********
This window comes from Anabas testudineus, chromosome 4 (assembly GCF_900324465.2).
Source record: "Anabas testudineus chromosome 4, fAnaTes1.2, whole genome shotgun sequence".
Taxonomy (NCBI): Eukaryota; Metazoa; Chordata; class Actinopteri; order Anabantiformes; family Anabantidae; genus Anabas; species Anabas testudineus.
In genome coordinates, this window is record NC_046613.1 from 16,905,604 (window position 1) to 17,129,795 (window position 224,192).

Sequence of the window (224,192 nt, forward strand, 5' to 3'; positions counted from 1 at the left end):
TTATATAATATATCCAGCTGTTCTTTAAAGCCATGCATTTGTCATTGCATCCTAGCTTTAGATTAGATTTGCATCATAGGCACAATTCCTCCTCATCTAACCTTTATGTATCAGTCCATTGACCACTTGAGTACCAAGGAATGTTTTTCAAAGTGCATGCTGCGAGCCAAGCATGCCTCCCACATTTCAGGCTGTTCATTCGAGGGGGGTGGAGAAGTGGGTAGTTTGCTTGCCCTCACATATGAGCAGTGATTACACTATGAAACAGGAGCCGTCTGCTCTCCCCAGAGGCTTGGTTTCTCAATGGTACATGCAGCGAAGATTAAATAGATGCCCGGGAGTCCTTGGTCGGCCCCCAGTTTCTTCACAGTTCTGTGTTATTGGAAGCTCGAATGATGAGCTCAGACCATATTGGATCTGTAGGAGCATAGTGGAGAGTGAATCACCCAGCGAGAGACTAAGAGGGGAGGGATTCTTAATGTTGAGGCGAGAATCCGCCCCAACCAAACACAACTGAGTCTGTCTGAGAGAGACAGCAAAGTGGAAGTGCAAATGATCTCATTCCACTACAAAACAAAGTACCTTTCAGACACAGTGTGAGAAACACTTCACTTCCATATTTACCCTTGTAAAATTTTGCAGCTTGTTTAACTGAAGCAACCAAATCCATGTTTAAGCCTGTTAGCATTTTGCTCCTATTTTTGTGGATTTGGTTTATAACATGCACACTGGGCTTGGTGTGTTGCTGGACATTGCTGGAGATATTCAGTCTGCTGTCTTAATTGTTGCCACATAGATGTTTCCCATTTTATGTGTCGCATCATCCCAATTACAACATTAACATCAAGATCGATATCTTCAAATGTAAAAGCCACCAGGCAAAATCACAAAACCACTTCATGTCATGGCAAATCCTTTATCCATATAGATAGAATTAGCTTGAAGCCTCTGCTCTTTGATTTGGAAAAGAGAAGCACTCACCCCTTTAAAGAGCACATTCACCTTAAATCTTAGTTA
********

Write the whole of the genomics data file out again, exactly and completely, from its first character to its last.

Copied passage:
This window comes from Anabas testudineus, chromosome 4 (assembly GCF_900324465.2).
Source record: "Anabas testudineus chromosome 4, fAnaTes1.2, whole genome shotgun sequence".
Taxonomy (NCBI): Eukaryota; Metazoa; Chordata; class Actinopteri; order Anabantiformes; family Anabantidae; genus Anabas; species Anabas testudineus.
In genome coordinates, this window is record NC_046613.1 from 16,905,604 (window position 1) to 17,129,795 (window position 224,192).

Sequence of the window (224,192 nt, forward strand, 5' to 3'; positions counted from 1 at the left end):
TTATATAATATATCCAGCTGTTCTTTAAAGCCATGCATTTGTCATTGCATCCTAGCTTTAGATTAGATTTGCATCATAGGCACAATTCCTCCTCATCTAACCTTTATGTATCAGTCCATTGACCACTTGAGTACCAAGGAATGTTTTTCAAAGTGCATGCTGCGAGCCAAGCATGCCTCCCACATTTCAGGCTGTTCATTCGAGGGGGGTGGAGAAGTGGGTAGTTTGCTTGCCCTCACATATGAGCAGTGATTACACTATGAAACAGGAGCCGTCTGCTCTCCCCAGAGGCTTGGTTTCTCAATGGTACATGCAGCGAAGATTAAATAGATGCCCGGGAGTCCTTGGTCGGCCCCCAGTTTCTTCACAGTTCTGTGTTATTGGAAGCTCGAATGATGAGCTCAGACCATATTGGATCTGTAGGAGCATAGTGGAGAGTGAATCACCCAGCGAGAGACTAAGAGGGGAGGGATTCTTAATGTTGAGGCGAGAATCCGCCCCAACCAAACACAACTGAGTCTGTCTGAGAGAGACAGCAAAGTGGAAGTGCAAATGATCTCATTCCACTACAAAACAAAGTACCTTTCAGACACAGTGTGAGAAACACTTCACTTCCATATTTACCCTTGTAAAATTTTGCAGCTTGTTTAACTGAAGCAACCAAATCCATGTTTAAGCCTGTTAGCATTTTGCTCCTATTTTTGTGGATTTGGTTTATAACATGCACACTGGGCTTGGTGTGTTGCTGGACATTGCTGGAGATATTCAGTCTGCTGTCTTAATTGTTGCCACATAGATGTTTCCCATTTTATGTGTCGCATCATCCCAATTACAACATTAACATCAAGATCGATATCTTCAAATGTAAAAGCCACCAGGCAAAATCACAAAACCACTTCATGTCATGGCAAATCCTTTATCCATATAGATAGAATTAGCTTGAAGCCTCTGCTCTTTGATTTGGAAAAGAGAAGCACTCACCCCTTTAAAGAGCACATTCACCTTAAATCTTAGTTA